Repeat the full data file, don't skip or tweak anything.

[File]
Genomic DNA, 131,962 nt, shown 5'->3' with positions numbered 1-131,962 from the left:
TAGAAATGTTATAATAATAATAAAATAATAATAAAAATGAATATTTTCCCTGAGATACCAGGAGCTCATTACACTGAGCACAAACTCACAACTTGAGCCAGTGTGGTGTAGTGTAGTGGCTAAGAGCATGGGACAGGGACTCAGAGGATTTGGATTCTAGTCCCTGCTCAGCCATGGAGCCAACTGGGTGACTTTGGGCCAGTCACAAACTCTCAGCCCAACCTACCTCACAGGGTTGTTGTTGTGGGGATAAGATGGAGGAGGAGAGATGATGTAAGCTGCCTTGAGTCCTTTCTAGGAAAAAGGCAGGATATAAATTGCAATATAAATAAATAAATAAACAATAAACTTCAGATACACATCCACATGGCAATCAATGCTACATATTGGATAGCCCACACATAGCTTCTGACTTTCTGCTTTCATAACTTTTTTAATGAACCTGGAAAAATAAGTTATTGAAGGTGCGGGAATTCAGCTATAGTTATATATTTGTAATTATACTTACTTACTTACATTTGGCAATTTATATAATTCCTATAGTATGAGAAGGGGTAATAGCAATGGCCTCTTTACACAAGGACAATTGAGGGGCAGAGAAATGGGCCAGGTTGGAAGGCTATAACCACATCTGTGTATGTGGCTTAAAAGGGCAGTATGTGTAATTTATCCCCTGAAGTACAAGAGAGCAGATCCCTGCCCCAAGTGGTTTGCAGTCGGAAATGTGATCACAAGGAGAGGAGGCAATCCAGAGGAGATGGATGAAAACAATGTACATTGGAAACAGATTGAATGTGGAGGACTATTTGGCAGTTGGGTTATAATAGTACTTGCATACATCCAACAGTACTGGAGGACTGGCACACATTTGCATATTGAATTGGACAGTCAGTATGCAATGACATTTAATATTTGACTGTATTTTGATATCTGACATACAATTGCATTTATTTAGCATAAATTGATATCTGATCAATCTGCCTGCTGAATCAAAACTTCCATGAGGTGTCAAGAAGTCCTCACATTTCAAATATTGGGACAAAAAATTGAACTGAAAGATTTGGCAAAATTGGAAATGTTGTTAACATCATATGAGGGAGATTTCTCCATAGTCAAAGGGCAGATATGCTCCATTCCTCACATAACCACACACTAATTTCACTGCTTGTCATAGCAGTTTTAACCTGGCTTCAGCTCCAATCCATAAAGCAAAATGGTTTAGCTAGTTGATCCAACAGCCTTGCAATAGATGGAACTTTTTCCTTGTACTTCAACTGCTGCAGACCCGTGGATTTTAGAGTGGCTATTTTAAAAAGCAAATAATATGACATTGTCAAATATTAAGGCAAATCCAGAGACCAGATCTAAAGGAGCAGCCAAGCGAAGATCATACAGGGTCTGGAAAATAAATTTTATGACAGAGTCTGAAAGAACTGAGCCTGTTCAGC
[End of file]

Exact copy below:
Genomic DNA, 131,962 nt, shown 5'->3' with positions numbered 1-131,962 from the left:
TAGAAATGTTATAATAATAATAAAATAATAATAAAAATGAATATTTTCCCTGAGATACCAGGAGCTCATTACACTGAGCACAAACTCACAACTTGAGCCAGTGTGGTGTAGTGTAGTGGCTAAGAGCATGGGACAGGGACTCAGAGGATTTGGATTCTAGTCCCTGCTCAGCCATGGAGCCAACTGGGTGACTTTGGGCCAGTCACAAACTCTCAGCCCAACCTACCTCACAGGGTTGTTGTTGTGGGGATAAGATGGAGGAGGAGAGATGATGTAAGCTGCCTTGAGTCCTTTCTAGGAAAAAGGCAGGATATAAATTGCAATATAAATAAATAAATAAACAATAAACTTCAGATACACATCCACATGGCAATCAATGCTACATATTGGATAGCCCACACATAGCTTCTGACTTTCTGCTTTCATAACTTTTTTAATGAACCTGGAAAAATAAGTTATTGAAGGTGCGGGAATTCAGCTATAGTTATATATTTGTAATTATACTTACTTACTTACATTTGGCAATTTATATAATTCCTATAGTATGAGAAGGGGTAATAGCAATGGCCTCTTTACACAAGGACAATTGAGGGGCAGAGAAATGGGCCAGGTTGGAAGGCTATAACCACATCTGTGTATGTGGCTTAAAAGGGCAGTATGTGTAATTTATCCCCTGAAGTACAAGAGAGCAGATCCCTGCCCCAAGTGGTTTGCAGTCGGAAATGTGATCACAAGGAGAGGAGGCAATCCAGAGGAGATGGATGAAAACAATGTACATTGGAAACAGATTGAATGTGGAGGACTATTTGGCAGTTGGGTTATAATAGTACTTGCATACATCCAACAGTACTGGAGGACTGGCACACATTTGCATATTGAATTGGACAGTCAGTATGCAATGACATTTAATATTTGACTGTATTTTGATATCTGACATACAATTGCATTTATTTAGCATAAATTGATATCTGATCAATCTGCCTGCTGAATCAAAACTTCCATGAGGTGTCAAGAAGTCCTCACATTTCAAATATTGGGACAAAAAATTGAACTGAAAGATTTGGCAAAATTGGAAATGTTGTTAACATCATATGAGGGAGATTTCTCCATAGTCAAAGGGCAGATATGCTCCATTCCTCACATAACCACACACTAATTTCACTGCTTGTCATAGCAGTTTTAACCTGGCTTCAGCTCCAATCCATAAAGCAAAATGGTTTAGCTAGTTGATCCAACAGCCTTGCAATAGATGGAACTTTTTCCTTGTACTTCAACTGCTGCAGACCCGTGGATTTTAGAGTGGCTATTTTAAAAAGCAAATAATATGACATTGTCAAATATTAAGGCAAATCCAGAGACCAGATCTAAAGGAGCAGCCAAGCGAAGATCATACAGGGTCTGGAAAATAAATTTTATGACAGAGTCTGAAAGAACTGAGCCTGTTCAGC